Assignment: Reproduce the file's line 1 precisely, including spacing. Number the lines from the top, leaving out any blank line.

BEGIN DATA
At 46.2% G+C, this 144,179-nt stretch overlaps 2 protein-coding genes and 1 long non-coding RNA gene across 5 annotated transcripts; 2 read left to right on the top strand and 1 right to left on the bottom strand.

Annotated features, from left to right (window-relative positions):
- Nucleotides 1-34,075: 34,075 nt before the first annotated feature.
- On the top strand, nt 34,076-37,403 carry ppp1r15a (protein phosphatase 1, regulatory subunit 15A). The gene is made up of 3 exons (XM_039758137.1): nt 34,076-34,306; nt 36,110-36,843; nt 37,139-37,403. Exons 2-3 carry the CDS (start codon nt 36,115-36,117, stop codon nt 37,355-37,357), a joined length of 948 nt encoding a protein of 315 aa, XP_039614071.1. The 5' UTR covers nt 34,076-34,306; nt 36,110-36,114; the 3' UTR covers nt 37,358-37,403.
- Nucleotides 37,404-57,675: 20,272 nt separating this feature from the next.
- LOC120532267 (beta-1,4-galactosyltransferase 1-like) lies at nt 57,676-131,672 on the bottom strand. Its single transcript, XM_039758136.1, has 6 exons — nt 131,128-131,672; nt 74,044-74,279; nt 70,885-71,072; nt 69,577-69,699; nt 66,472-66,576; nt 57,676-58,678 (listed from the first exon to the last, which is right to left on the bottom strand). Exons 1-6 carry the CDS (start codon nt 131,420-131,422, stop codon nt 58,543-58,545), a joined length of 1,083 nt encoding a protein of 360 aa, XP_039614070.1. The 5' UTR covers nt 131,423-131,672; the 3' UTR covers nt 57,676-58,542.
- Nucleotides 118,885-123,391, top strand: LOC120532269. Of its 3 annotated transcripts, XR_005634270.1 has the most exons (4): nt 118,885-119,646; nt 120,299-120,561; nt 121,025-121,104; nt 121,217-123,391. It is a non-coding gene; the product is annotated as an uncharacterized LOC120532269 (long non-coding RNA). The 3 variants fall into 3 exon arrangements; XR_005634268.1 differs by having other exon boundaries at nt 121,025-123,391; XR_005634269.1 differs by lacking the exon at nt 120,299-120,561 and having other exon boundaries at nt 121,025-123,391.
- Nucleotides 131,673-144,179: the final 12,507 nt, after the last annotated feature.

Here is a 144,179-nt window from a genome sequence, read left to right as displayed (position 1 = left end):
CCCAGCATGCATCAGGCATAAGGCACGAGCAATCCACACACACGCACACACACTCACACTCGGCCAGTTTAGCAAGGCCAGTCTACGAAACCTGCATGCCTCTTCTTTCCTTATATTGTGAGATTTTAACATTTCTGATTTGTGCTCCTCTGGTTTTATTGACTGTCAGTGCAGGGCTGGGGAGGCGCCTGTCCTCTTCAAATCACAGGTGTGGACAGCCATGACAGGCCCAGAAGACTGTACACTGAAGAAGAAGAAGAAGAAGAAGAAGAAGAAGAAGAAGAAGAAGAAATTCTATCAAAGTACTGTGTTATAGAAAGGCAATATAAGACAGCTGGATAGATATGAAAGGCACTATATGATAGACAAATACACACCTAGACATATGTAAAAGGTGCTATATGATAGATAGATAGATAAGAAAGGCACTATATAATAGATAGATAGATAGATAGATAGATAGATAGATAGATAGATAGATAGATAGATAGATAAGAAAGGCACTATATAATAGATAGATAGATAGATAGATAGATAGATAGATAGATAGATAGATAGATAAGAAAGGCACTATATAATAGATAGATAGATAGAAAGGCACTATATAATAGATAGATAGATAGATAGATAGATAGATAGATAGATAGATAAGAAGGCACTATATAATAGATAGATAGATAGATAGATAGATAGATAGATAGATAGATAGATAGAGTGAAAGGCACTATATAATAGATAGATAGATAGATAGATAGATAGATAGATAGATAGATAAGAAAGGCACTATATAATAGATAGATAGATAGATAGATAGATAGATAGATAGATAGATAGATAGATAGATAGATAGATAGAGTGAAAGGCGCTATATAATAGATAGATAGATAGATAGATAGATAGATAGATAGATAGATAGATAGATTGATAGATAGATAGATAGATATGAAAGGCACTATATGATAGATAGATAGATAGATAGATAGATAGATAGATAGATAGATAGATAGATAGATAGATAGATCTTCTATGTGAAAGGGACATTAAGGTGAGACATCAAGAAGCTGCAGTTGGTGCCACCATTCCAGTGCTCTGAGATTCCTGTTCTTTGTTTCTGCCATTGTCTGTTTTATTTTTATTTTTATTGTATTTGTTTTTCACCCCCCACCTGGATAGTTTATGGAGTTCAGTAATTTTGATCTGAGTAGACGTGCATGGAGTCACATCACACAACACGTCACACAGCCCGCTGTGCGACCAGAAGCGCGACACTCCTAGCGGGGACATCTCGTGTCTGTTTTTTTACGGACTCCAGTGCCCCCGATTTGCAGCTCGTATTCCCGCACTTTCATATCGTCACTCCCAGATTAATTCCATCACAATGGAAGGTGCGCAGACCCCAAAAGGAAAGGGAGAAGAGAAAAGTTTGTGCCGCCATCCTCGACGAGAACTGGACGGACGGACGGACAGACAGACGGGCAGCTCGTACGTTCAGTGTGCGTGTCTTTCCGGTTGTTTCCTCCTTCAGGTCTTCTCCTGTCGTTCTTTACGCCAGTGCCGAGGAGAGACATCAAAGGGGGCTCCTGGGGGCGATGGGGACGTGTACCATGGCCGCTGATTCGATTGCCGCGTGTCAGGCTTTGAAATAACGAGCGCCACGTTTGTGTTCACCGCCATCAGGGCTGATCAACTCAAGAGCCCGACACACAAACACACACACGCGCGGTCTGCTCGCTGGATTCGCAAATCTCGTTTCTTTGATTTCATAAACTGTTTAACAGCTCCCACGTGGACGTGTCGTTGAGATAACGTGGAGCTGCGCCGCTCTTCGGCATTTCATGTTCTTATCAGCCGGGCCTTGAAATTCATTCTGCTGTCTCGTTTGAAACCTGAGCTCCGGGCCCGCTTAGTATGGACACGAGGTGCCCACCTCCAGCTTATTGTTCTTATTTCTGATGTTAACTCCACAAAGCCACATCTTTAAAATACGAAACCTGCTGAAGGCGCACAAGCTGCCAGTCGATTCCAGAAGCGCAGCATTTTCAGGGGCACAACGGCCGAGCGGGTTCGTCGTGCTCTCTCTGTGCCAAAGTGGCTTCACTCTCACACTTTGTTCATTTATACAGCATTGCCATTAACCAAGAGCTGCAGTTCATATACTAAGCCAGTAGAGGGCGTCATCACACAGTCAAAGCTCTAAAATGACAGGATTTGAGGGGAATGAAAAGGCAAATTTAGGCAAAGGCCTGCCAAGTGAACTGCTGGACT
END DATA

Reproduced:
At 46.2% G+C, this 144,179-nt stretch overlaps 2 protein-coding genes and 1 long non-coding RNA gene across 5 annotated transcripts; 2 read left to right on the top strand and 1 right to left on the bottom strand.